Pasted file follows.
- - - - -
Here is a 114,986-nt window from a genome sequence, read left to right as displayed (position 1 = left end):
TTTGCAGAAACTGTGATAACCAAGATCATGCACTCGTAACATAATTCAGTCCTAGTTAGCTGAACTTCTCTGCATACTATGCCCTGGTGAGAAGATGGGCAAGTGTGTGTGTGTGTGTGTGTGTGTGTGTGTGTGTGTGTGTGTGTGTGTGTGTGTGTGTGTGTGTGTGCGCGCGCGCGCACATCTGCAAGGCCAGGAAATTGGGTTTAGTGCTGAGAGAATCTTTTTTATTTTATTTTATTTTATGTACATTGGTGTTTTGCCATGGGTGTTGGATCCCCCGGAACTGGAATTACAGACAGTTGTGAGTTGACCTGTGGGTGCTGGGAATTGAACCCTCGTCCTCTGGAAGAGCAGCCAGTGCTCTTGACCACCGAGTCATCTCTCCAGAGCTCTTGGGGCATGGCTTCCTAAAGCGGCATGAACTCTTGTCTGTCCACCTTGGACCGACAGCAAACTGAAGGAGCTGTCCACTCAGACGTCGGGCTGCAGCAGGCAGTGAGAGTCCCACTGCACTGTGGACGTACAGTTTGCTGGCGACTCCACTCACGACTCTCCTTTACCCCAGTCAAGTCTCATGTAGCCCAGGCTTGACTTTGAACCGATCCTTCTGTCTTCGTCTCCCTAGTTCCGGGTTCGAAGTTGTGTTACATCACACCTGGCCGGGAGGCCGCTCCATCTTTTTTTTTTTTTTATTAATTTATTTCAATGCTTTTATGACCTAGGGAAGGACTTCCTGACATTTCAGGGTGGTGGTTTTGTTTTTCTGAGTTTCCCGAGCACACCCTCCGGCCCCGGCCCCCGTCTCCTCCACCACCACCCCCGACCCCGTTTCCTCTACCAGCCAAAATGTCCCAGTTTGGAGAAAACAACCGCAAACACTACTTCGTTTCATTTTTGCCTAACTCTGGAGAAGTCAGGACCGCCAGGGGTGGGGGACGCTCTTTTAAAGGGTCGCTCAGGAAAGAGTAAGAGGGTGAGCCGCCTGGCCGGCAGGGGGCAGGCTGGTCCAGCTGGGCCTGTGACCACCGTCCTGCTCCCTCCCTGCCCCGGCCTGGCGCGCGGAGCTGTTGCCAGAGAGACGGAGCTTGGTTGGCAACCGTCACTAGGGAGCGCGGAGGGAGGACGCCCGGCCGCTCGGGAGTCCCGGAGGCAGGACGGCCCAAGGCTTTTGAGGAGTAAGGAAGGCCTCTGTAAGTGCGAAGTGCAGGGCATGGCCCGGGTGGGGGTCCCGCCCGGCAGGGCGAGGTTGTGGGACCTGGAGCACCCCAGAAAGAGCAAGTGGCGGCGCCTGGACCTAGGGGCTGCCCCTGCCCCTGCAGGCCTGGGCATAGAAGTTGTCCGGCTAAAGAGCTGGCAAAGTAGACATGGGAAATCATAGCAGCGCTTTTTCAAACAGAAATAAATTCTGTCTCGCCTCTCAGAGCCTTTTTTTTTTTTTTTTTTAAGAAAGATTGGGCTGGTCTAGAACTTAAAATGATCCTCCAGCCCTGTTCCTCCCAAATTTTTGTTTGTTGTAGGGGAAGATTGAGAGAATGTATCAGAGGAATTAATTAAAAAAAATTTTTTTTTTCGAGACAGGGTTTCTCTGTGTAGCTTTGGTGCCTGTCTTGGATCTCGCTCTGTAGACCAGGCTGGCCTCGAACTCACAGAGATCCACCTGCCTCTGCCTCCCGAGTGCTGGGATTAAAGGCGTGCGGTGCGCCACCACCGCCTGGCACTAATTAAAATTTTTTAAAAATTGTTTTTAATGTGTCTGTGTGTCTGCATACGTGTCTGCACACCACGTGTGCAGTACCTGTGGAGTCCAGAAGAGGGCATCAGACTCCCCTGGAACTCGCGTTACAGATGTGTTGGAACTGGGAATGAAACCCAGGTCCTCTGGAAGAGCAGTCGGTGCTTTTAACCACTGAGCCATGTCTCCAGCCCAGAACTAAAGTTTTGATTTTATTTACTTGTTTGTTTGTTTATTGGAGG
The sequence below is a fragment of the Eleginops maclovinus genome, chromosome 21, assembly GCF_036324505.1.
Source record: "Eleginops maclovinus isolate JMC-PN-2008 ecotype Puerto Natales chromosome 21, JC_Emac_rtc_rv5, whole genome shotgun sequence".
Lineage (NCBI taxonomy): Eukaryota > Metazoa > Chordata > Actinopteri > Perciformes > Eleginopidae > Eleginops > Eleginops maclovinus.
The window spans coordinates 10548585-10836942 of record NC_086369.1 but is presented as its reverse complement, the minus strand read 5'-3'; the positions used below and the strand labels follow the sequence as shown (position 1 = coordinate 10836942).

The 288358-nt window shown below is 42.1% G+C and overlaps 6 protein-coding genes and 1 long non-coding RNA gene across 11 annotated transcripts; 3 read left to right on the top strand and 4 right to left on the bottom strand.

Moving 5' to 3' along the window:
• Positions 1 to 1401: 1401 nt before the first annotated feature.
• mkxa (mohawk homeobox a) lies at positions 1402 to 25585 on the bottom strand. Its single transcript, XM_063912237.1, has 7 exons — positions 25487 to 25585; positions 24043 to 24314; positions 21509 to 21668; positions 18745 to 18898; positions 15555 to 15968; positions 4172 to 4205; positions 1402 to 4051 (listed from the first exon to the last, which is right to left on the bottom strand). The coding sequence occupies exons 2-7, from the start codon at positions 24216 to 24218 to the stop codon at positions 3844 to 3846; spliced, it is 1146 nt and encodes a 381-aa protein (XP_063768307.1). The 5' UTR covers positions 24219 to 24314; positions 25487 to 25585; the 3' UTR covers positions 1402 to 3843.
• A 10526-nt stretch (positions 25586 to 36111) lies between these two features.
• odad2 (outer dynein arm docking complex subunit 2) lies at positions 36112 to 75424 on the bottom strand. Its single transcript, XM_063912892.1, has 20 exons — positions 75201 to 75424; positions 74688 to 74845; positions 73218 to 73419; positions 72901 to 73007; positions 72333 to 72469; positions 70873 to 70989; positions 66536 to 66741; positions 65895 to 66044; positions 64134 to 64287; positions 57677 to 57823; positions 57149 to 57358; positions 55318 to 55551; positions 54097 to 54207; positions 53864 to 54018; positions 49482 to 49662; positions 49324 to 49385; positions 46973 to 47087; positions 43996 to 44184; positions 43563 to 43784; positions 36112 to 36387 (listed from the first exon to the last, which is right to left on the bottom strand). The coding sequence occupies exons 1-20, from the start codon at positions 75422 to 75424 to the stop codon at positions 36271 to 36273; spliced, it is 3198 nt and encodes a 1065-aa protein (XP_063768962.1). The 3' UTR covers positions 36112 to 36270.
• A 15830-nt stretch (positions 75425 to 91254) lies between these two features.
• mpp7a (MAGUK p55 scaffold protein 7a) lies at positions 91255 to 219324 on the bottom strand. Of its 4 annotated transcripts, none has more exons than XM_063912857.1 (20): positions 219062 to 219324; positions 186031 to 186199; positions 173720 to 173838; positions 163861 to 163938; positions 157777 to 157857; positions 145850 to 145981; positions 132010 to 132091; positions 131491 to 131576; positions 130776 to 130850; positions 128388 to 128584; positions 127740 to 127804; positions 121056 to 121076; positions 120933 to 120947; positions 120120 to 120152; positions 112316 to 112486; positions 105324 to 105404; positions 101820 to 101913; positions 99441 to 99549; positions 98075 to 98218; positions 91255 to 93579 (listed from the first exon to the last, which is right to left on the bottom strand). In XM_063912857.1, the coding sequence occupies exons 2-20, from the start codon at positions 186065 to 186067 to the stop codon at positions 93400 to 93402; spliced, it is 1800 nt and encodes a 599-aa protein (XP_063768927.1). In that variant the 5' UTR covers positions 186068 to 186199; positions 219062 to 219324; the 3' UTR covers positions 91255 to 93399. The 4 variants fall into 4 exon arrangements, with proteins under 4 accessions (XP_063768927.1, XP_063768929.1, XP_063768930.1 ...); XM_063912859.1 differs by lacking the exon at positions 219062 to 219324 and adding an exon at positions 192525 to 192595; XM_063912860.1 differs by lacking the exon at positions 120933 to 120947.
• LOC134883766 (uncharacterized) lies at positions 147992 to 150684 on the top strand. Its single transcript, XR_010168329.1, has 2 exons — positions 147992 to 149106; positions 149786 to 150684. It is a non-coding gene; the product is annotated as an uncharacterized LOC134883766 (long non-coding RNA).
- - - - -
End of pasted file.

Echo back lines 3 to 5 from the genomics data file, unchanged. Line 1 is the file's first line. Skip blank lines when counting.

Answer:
The sequence below is a fragment of the Eleginops maclovinus genome, chromosome 21, assembly GCF_036324505.1.
Source record: "Eleginops maclovinus isolate JMC-PN-2008 ecotype Puerto Natales chromosome 21, JC_Emac_rtc_rv5, whole genome shotgun sequence".
Lineage (NCBI taxonomy): Eukaryota > Metazoa > Chordata > Actinopteri > Perciformes > Eleginopidae > Eleginops > Eleginops maclovinus.